Good Reads Vegetarians discussion

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Tips in going vegetarian/vegan, and staying that way...

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message 1: by Gertie (last edited Jun 05, 2012 08:34PM) (new)

Gertie (gertiebird) | 30 comments Suggested by another group member, thought I would just get things started.

Do you have any suggestions for someone trying to go or stay veg?


message 2: by Hanna[h] (new)

Hanna[h] Cumberbatch (andthetheyburiedmemummble) | 15 comments Yay, thank you :D


message 3: by Hanna[h] (last edited Jun 05, 2012 08:26PM) (new)

Hanna[h] Cumberbatch (andthetheyburiedmemummble) | 15 comments Ok, umm, I'll try to give some that I heard from others, and have worked well on me, even though I don't have much experience haha.


1. Be self motivated. I know people who have tried going vegitarian and failed, because they just weren't into it enough.

2.Plan out you meals for the next few days, and if you stick to it, it's really healpful, especially if you're new(or so I've heard, and I personaly love doing it).

3. Keep a bunch of nuts around you, especially of your going vegan, you get hungry easily if your body is not used to it, and eating a few here and there are good for you, since your body needs protein replacements.

4.RESEARCH. Google has been my best friend for the last few days, I make sure that everything I eat, and use, is vegitarian friendly.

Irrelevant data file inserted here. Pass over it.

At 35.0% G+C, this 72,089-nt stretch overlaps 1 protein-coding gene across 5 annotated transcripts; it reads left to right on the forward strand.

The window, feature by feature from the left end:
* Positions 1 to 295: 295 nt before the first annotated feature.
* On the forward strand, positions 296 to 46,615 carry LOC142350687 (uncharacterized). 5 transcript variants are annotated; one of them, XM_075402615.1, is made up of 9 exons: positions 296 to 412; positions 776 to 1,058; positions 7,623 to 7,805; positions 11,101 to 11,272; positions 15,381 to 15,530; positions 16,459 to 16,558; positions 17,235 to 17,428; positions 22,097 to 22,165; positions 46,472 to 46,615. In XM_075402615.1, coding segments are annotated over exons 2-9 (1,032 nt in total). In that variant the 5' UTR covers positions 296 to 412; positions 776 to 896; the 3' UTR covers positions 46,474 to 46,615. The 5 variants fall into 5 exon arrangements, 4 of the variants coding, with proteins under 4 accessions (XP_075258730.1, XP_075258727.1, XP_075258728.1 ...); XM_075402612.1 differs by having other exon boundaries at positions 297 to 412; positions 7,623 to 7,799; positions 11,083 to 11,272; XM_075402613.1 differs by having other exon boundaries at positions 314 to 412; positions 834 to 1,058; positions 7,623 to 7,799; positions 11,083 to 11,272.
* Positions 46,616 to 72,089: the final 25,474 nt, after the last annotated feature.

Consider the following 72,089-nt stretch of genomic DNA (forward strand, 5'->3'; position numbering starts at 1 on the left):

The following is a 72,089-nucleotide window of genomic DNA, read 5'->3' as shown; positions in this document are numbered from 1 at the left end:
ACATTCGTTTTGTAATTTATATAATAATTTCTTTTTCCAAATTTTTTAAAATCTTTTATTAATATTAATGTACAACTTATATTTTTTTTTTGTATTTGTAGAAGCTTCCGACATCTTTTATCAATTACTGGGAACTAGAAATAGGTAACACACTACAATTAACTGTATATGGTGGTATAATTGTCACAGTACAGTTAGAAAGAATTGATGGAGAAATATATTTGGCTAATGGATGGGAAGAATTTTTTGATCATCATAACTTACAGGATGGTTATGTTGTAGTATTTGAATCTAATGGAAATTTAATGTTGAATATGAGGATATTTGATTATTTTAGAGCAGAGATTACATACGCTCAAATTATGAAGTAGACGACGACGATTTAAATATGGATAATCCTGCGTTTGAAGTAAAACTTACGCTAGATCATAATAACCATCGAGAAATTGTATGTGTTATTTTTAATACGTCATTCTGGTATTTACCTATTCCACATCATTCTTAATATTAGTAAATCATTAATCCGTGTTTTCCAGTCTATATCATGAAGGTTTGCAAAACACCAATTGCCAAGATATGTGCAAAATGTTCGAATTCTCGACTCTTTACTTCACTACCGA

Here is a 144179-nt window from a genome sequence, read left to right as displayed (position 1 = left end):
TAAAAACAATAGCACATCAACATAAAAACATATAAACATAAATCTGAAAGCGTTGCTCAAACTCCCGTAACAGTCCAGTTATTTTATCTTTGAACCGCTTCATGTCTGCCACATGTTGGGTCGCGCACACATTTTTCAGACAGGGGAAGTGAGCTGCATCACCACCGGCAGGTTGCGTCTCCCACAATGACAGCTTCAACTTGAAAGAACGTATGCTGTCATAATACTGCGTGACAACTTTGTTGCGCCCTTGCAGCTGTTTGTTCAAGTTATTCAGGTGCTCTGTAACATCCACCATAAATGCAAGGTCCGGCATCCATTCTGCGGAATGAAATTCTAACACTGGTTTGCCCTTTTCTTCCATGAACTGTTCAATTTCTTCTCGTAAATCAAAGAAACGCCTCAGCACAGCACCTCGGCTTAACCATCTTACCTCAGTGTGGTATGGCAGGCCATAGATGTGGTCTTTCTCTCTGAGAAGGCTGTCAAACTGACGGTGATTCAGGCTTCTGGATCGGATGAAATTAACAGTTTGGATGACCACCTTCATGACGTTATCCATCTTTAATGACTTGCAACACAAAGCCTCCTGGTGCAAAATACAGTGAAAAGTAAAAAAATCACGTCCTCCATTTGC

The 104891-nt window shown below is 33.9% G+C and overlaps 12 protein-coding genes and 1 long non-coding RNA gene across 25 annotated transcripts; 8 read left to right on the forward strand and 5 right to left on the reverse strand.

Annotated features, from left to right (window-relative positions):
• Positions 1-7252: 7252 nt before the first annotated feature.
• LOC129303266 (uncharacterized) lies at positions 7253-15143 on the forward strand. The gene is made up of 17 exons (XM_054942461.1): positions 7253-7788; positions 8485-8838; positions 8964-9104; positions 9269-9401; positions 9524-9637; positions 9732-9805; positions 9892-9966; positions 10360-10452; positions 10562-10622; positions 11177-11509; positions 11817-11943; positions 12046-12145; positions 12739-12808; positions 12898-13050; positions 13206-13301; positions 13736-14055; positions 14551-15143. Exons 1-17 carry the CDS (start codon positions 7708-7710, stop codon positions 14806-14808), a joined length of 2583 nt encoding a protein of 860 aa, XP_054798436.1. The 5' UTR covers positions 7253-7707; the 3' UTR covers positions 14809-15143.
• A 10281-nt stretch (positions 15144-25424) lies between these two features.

message 4: by Gertie (last edited Jun 05, 2012 08:33PM) (new)

Gertie (gertiebird) | 30 comments If you are truly trying to commit to a veg*n diet but worried that you might fall off the wagon, I can think off a few things off the top of my head.

1. Get grossed out. Find information about the meat, or dairy, industry that makes you find certain items repulsive. When I was first looking into going vegan about 15 years ago I found some info online about how chocolate milk came to be invented, pus in milk, that sort of thing. That did the trick for me.

2. Keep the pantry fully stocked. Don't let your cupboards run low, because then you get into cravings & scrounge mode and are more likely to give into your whims.

3. Write down the reasons you are going vegetarian or vegan and keep it somewhere handy.

4. Remind yourself often of how much better you feel without meat. I don't just mean physically, but emotionally too - knowing you don't kill anything unnecessarily.

5. Get a veg-buddy. This can be someone else who is veg or trying to be. Support each other. Take your veg buddy to the store with you to have a backup conscience on hand. :-P